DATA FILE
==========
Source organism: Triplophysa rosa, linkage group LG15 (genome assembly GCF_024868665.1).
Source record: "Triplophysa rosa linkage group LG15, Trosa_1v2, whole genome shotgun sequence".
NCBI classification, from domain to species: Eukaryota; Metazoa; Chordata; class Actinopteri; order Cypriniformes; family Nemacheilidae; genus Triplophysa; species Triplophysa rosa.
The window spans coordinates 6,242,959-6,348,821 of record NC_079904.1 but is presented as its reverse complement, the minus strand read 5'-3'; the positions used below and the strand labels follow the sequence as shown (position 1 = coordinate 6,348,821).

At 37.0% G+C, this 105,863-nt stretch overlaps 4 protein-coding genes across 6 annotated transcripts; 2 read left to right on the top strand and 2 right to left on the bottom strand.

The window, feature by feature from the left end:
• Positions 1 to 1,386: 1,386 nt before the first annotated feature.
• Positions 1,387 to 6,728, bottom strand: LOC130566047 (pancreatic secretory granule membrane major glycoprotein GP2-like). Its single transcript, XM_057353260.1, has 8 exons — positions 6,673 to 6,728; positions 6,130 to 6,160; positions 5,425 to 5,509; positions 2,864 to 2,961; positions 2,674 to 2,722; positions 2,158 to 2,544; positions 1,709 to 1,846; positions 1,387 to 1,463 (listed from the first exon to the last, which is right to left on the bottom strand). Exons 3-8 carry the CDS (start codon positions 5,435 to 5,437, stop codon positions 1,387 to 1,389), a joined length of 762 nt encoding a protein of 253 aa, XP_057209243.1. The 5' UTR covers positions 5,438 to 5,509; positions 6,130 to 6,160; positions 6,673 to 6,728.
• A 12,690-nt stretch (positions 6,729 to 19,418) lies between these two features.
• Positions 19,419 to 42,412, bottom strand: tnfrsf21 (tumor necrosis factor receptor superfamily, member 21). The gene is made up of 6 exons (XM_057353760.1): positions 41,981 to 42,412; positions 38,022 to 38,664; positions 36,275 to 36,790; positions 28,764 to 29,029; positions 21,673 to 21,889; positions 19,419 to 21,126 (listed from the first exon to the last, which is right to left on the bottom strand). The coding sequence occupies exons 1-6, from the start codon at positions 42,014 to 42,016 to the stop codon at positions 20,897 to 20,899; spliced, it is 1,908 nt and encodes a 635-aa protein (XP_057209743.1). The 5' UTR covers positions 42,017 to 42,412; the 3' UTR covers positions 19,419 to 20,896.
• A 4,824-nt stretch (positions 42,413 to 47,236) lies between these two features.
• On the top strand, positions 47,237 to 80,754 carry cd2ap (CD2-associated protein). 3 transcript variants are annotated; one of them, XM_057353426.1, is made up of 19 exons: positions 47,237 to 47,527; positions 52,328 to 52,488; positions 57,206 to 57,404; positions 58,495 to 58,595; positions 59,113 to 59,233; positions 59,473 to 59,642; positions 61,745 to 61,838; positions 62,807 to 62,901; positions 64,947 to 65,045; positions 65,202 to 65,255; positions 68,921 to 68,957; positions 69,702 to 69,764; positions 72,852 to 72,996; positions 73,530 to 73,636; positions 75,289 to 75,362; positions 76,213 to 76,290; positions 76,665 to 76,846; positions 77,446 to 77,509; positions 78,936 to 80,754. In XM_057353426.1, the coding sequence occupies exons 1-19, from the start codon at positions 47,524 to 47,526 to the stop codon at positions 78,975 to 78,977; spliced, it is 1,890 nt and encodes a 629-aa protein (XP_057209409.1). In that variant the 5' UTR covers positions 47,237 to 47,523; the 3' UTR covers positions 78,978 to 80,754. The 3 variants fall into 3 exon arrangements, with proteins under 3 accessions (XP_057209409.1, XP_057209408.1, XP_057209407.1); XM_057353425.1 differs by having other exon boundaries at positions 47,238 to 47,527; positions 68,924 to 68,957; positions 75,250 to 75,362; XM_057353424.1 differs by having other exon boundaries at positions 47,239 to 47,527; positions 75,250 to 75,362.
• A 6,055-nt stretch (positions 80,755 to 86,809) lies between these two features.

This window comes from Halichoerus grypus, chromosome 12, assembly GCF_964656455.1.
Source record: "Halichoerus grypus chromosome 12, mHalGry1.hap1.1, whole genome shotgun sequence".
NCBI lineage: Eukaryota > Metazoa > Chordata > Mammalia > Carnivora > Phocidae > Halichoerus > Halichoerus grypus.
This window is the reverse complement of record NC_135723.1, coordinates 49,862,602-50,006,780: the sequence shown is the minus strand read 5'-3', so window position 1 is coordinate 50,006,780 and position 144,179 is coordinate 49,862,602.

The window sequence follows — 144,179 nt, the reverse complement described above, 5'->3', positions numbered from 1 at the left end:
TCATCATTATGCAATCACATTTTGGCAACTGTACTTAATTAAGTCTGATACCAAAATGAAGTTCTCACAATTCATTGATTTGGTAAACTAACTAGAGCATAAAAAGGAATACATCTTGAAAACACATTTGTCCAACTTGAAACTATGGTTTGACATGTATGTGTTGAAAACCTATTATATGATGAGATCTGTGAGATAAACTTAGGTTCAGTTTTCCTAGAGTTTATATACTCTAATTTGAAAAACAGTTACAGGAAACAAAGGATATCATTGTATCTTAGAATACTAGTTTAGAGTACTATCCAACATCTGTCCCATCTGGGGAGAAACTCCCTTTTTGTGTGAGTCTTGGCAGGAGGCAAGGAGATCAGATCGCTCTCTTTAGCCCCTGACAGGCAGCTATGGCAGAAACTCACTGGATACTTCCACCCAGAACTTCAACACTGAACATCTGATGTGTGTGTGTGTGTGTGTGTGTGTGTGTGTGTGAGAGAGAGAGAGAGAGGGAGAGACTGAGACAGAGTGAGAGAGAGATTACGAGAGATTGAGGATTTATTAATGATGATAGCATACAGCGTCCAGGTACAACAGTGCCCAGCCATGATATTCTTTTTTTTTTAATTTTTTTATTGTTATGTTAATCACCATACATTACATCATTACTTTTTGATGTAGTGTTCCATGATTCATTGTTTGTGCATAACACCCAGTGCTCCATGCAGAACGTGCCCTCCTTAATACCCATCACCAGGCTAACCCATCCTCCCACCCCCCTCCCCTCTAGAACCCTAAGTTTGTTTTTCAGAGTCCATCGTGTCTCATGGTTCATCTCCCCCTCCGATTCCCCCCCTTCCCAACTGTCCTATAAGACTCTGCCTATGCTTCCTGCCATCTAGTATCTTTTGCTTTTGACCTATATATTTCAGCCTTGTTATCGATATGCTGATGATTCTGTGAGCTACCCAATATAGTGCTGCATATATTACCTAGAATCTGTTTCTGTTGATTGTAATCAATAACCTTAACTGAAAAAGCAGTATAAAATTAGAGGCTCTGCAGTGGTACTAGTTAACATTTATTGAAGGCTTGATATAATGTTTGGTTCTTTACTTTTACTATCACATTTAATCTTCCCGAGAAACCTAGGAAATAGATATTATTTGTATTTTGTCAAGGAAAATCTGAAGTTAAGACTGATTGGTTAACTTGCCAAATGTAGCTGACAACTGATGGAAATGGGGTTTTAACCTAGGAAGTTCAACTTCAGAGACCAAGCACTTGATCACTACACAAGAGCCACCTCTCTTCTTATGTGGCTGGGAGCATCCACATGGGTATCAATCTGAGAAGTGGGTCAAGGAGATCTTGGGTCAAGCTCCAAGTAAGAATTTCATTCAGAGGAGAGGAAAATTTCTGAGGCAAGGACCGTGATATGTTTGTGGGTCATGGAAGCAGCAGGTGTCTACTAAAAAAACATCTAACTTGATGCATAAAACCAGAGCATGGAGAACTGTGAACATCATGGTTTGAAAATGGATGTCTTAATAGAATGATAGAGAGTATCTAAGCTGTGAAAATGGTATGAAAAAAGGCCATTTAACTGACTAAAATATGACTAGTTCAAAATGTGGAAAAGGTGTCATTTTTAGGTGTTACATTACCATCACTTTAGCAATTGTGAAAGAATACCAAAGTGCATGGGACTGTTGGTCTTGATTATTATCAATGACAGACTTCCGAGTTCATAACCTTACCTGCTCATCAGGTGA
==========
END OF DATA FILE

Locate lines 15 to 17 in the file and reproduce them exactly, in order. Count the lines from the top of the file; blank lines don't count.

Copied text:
Source record: "Halichoerus grypus chromosome 12, mHalGry1.hap1.1, whole genome shotgun sequence".
NCBI lineage: Eukaryota > Metazoa > Chordata > Mammalia > Carnivora > Phocidae > Halichoerus > Halichoerus grypus.
This window is the reverse complement of record NC_135723.1, coordinates 49,862,602-50,006,780: the sequence shown is the minus strand read 5'-3', so window position 1 is coordinate 50,006,780 and position 144,179 is coordinate 49,862,602.